Activity-driven sharpening of the retinotectal projection in goldfish: development under stroboscopic illumination prevents sharpening

J Neurobiol. 1993 Mar;24(3):384-99. doi: 10.1002/neu.480240310.

Abstract

Blocking or synchronizing activity during regeneration of the retinotectal projection prevents both the sharpening of the retinotopic map recorded on tectum and the refinement of the structure of individual arbors within the plane of the map, and this refinement is triggered by N-methyl-D-aspartate (NMDA) receptors. We tested whether activity-driven refinement also occurs during development of the projection in larval and young adult goldfish. Shortly after hatching, larval goldfish were placed into tanks within light-tight chambers illuminated by a xenon strobe at 1 Hz for 14 h of each daily cycle. Fish were reared for 1.5-2 years, until large enough to record in our retinotectal mapping apparatus (6 cm length). Age- and size-matched controls had normal maps with multiunit receptive fields (MURFs) recorded at each tectal point of 10.8 degrees (0.16 S.E.M., n = 5), whereas the strobe-reared fish had only roughly retinotopic maps with much enlarged MURFs averaging 26.7 degrees (1.41 S.E.M., n = 5). This enlargement represents an abnormal convergence onto each tectal point, as the maps failed to sharpen during development. The arbors of individual retinal axons were stained with horseradish peroxidase (HRP) in larval fish and in adult strobe-reared and control fish. They were drawn with camera lucida from tectal whole mounts, and analyzed for spatial extent in the plane of the retinotopic map, order of branching, number of branch endings, depth of termination, and caliber of the parent axon. Arbors from larval fish (1-2 weeks) were small (approximately 50 x 40 microns) with less than 10 branches, occupied a single strata, and could not be separated into different classes by caliber of axon. The 87 arbors stained in control adult fish (6 cm long) were much like previously examined adult arbors, with those from fine, medium, and coarse axons averaging 115, 166, and 194 microns in extent, respectively, and having 17-24 branch endings. The 110 arbors from 12 strobe-reared fish were often abnormal. Although the fasciculation was normal, the extrafascicular routes were abnormal with reversing turns. The axons often had branches along their course, and these branches were scattered across a wider extent, rather than forming a distinct cluster. In contrast, neither the number of branches nor the depths of termination was significantly changed in any group. The coarse caliber arbors were most abnormal, being 64% longer and 30% wider than controls. The fine caliber arbors were also significantly larger by about 20%, but the medium caliber arbors were not enlarged.(ABSTRACT TRUNCATED AT 400 WORDS)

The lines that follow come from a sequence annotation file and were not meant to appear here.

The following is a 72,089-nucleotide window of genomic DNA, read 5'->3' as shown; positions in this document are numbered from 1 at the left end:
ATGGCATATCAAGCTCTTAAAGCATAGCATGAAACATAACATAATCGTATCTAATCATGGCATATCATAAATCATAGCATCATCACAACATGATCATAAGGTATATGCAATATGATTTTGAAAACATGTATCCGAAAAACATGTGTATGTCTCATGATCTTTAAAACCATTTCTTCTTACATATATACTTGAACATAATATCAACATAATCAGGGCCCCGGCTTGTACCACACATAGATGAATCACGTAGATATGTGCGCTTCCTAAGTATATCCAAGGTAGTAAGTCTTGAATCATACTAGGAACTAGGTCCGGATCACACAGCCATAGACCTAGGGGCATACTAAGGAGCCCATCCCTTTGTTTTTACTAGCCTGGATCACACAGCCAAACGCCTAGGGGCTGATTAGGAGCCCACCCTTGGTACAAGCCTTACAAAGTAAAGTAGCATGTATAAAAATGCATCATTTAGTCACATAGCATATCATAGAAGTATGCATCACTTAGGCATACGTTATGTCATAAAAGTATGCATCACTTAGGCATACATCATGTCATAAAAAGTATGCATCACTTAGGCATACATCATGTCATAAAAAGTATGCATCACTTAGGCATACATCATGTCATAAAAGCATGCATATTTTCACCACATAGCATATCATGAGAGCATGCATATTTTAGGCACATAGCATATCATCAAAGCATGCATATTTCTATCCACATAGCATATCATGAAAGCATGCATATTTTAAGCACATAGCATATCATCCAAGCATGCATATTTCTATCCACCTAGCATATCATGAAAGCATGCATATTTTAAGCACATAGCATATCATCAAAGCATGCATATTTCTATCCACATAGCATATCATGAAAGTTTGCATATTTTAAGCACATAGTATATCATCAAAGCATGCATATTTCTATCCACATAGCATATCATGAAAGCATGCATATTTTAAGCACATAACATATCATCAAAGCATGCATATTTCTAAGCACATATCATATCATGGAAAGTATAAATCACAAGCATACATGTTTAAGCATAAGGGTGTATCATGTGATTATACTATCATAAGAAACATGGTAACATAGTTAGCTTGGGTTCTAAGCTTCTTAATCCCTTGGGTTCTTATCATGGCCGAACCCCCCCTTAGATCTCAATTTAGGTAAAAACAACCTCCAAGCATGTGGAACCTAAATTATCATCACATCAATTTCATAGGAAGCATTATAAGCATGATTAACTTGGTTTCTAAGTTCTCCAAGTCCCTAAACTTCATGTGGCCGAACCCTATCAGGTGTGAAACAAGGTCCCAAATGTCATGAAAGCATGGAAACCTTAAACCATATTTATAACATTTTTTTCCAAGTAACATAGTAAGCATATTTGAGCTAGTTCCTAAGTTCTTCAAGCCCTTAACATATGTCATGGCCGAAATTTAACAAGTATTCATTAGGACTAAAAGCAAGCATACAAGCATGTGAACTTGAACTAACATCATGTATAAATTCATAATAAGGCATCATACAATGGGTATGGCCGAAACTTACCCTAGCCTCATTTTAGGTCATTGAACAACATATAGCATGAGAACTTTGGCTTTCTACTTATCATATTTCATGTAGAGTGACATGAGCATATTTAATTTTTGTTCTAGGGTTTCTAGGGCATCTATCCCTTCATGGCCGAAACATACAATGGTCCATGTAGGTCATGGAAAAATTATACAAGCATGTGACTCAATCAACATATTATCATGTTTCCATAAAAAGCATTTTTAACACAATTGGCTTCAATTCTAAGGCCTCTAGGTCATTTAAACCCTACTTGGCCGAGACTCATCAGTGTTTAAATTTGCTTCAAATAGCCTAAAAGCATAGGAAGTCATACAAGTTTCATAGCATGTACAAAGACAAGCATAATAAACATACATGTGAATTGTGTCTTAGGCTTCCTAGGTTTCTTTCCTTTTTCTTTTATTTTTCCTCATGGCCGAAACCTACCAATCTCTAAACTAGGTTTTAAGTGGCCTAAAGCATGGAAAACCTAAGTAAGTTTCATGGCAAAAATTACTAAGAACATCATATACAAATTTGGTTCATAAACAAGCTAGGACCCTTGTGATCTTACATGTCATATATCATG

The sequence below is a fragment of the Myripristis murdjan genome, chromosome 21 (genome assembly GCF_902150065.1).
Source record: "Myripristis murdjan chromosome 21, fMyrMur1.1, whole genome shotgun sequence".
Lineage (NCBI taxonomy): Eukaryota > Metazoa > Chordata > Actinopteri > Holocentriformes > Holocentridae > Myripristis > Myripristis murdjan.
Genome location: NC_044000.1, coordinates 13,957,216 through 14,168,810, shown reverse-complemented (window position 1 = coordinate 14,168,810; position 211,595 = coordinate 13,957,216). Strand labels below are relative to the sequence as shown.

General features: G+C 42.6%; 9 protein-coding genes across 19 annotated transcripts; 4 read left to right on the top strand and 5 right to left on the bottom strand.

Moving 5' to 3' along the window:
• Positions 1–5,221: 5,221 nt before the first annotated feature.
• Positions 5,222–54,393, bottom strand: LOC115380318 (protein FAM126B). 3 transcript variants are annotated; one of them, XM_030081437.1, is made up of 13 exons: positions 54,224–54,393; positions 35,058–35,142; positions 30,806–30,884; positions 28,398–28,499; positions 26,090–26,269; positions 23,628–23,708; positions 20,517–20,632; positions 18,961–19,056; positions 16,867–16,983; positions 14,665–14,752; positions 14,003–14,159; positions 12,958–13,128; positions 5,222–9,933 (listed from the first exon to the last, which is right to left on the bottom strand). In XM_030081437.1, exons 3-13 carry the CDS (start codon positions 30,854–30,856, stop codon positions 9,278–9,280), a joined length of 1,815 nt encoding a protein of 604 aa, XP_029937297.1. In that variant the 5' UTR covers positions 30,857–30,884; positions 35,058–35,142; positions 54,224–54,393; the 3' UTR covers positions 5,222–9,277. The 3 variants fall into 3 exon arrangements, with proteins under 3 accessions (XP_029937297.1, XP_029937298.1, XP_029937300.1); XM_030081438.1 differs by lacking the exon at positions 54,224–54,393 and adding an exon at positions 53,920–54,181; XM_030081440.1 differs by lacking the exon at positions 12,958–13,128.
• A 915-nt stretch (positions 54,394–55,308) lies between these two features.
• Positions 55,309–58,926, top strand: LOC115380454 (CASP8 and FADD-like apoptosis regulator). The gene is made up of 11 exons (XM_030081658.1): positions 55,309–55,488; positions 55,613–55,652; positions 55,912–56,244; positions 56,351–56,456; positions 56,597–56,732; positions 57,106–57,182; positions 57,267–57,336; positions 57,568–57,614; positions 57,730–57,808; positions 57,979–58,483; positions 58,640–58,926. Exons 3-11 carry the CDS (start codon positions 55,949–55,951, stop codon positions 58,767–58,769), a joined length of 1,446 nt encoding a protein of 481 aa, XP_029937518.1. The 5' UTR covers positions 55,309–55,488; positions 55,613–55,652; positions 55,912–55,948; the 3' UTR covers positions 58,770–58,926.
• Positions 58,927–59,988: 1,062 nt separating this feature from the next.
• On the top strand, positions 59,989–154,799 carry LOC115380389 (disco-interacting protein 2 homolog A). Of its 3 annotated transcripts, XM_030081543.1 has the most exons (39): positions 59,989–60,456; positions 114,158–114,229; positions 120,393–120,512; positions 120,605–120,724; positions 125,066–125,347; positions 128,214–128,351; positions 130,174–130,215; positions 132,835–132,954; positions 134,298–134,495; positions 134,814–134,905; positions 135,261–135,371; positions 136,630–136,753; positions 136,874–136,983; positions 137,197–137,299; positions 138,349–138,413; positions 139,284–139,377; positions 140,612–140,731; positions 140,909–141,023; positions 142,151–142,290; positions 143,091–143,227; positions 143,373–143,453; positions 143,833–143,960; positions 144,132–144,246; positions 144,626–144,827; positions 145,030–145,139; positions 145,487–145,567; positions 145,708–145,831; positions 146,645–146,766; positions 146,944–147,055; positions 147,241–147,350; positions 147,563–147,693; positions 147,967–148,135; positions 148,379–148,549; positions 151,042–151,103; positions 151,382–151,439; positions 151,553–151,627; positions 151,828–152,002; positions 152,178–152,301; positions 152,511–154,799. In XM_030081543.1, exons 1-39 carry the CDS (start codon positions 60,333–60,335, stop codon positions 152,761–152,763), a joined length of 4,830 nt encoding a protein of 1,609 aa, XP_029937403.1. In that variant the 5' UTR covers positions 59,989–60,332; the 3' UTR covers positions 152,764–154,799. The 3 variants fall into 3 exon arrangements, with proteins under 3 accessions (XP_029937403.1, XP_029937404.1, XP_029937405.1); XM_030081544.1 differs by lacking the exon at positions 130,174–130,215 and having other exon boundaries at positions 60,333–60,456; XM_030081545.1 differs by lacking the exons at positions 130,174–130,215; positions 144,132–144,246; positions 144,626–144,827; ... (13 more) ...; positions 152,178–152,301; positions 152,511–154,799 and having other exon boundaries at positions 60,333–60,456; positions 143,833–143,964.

Publication types

  • Research Support, U.S. Gov't, P.H.S.

MeSH terms

  • Animals
  • Electrophysiology
  • Ganglia / cytology
  • Goldfish / physiology*
  • Histocytochemistry
  • Larva
  • Motor Activity / physiology*
  • Photic Stimulation
  • Retina / cytology
  • Retina / physiology*
  • Staining and Labeling
  • Superior Colliculi / cytology
  • Superior Colliculi / physiology*
  • Visual Pathways / cytology
  • Visual Pathways / physiology*